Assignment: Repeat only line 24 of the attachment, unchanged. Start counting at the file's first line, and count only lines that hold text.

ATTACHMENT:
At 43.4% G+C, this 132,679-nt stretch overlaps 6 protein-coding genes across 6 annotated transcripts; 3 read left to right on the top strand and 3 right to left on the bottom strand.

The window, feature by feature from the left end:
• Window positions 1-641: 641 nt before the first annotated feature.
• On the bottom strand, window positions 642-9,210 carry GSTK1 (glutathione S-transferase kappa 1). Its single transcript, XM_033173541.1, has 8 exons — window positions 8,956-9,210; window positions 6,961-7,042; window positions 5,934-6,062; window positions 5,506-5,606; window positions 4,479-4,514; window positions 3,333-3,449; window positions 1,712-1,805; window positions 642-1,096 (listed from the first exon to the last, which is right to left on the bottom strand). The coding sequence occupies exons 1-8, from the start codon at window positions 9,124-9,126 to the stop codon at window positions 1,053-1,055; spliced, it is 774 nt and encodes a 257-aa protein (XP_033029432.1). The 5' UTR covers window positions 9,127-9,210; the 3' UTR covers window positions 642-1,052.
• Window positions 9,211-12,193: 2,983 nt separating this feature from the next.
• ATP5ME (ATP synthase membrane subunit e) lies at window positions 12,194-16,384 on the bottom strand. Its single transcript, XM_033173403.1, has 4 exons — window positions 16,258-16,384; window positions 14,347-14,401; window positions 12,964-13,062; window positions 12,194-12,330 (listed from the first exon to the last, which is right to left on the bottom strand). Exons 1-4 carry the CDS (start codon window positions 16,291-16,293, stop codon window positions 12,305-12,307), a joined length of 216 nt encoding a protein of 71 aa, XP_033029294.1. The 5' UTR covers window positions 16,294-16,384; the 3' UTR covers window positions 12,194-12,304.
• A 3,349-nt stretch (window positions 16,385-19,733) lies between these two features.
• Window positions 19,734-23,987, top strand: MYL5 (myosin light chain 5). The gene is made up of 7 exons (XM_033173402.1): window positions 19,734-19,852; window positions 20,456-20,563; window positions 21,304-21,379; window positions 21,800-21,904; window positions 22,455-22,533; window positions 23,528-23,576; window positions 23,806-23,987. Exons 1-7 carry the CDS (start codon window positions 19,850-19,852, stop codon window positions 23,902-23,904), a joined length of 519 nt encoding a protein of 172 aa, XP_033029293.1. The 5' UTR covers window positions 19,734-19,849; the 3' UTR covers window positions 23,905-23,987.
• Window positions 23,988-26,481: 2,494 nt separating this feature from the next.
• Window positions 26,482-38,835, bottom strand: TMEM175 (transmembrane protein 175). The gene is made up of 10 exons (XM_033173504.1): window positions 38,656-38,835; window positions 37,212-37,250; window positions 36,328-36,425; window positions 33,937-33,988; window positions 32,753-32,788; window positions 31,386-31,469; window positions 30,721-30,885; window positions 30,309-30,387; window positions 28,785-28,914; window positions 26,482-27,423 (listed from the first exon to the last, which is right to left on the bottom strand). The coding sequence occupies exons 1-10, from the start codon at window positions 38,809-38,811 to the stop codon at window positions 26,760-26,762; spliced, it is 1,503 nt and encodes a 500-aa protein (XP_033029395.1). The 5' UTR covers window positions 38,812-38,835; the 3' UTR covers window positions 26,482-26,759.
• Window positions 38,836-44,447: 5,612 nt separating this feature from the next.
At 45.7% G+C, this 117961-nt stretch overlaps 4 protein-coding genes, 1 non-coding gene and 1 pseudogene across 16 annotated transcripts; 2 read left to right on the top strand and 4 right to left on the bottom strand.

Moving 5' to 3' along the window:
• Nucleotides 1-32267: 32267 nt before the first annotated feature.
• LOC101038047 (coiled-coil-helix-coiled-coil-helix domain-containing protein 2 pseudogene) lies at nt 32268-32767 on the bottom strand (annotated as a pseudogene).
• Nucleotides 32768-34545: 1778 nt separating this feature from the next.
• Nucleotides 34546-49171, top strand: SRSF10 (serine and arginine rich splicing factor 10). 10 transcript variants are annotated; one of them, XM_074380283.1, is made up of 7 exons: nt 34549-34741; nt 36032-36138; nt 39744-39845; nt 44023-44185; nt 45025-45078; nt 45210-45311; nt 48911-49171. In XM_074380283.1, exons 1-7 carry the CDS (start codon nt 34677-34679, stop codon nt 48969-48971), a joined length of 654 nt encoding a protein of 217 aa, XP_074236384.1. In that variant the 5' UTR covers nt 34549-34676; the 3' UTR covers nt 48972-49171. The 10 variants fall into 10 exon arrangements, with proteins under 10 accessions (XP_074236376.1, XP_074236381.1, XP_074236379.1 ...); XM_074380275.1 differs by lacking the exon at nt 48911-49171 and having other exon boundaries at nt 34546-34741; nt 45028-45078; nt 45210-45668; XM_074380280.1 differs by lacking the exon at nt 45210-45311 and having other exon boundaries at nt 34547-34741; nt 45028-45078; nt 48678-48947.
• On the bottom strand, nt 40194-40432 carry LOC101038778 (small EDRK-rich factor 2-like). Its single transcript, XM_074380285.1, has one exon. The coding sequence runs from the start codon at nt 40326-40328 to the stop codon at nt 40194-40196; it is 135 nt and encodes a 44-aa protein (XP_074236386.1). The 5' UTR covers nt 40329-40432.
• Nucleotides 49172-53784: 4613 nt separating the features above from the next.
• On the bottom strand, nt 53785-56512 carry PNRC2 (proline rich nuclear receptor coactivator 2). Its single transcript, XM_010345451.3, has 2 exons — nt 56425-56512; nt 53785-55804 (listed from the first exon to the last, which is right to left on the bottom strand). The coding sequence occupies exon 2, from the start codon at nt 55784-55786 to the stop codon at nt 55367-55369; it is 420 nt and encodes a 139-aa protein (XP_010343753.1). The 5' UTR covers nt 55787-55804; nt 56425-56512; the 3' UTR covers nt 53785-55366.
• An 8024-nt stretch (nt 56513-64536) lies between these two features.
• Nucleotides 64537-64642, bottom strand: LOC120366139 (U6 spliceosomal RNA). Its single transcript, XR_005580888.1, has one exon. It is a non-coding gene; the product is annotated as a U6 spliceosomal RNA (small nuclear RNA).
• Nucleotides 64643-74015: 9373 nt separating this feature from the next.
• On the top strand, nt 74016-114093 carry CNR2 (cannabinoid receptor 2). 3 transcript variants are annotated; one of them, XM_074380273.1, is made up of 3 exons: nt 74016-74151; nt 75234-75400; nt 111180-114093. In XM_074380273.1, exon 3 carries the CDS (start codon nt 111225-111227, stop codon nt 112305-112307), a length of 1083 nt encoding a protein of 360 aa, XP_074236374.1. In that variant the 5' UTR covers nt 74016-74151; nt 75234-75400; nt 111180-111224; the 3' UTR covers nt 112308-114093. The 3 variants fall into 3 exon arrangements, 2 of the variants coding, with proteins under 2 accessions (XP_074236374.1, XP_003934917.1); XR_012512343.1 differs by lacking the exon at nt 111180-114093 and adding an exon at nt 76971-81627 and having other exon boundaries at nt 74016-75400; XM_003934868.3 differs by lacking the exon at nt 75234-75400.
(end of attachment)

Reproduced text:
• On the top strand, nt 74016-114093 carry CNR2 (cannabinoid receptor 2). 3 transcript variants are annotated; one of them, XM_074380273.1, is made up of 3 exons: nt 74016-74151; nt 75234-75400; nt 111180-114093. In XM_074380273.1, exon 3 carries the CDS (start codon nt 111225-111227, stop codon nt 112305-112307), a length of 1083 nt encoding a protein of 360 aa, XP_074236374.1. In that variant the 5' UTR covers nt 74016-74151; nt 75234-75400; nt 111180-111224; the 3' UTR covers nt 112308-114093. The 3 variants fall into 3 exon arrangements, 2 of the variants coding, with proteins under 2 accessions (XP_074236374.1, XP_003934917.1); XR_012512343.1 differs by lacking the exon at nt 111180-114093 and adding an exon at nt 76971-81627 and having other exon boundaries at nt 74016-75400; XM_003934868.3 differs by lacking the exon at nt 75234-75400.